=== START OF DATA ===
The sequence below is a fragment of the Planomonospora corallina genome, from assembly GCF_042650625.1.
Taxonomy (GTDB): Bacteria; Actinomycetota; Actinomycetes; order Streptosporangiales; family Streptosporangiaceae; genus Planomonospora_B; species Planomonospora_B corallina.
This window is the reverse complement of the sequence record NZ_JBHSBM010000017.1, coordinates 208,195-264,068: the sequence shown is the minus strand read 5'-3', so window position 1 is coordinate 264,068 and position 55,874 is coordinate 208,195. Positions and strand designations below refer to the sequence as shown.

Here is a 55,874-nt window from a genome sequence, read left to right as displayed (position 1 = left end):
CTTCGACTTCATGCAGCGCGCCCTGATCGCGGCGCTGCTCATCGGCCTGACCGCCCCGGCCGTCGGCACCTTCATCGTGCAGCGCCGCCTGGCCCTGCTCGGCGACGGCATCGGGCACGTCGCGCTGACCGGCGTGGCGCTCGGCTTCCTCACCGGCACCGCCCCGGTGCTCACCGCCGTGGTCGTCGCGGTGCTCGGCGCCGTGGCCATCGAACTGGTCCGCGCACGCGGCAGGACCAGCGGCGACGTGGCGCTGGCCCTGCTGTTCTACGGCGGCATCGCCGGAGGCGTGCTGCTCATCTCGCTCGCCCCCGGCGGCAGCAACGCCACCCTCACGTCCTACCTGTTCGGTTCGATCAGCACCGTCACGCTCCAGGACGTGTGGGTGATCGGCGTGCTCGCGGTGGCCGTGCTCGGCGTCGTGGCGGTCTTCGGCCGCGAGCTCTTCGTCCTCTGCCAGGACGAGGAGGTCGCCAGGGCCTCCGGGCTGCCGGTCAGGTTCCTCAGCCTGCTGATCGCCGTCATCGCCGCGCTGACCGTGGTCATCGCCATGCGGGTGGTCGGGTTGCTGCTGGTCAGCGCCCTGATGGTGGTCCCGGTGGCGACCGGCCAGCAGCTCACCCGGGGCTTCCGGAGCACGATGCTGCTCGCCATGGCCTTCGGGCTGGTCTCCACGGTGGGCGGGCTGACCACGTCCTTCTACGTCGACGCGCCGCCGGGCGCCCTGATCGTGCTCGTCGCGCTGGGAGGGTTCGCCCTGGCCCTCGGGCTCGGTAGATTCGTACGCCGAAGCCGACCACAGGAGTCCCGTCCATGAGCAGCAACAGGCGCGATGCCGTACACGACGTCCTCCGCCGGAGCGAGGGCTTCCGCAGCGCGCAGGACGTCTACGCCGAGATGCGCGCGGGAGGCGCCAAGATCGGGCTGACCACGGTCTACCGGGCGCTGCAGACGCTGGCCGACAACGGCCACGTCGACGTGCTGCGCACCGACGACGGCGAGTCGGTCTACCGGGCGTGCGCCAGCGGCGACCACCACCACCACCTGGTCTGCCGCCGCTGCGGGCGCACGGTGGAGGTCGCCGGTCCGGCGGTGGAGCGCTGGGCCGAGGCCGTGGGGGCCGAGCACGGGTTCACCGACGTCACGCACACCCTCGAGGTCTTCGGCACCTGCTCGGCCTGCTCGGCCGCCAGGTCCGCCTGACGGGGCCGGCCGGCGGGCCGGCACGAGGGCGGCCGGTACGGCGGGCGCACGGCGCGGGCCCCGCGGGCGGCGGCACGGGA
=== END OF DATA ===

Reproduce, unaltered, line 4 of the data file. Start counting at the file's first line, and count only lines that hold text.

Here is a 55,874-nt window from a genome sequence, read left to right as displayed (position 1 = left end):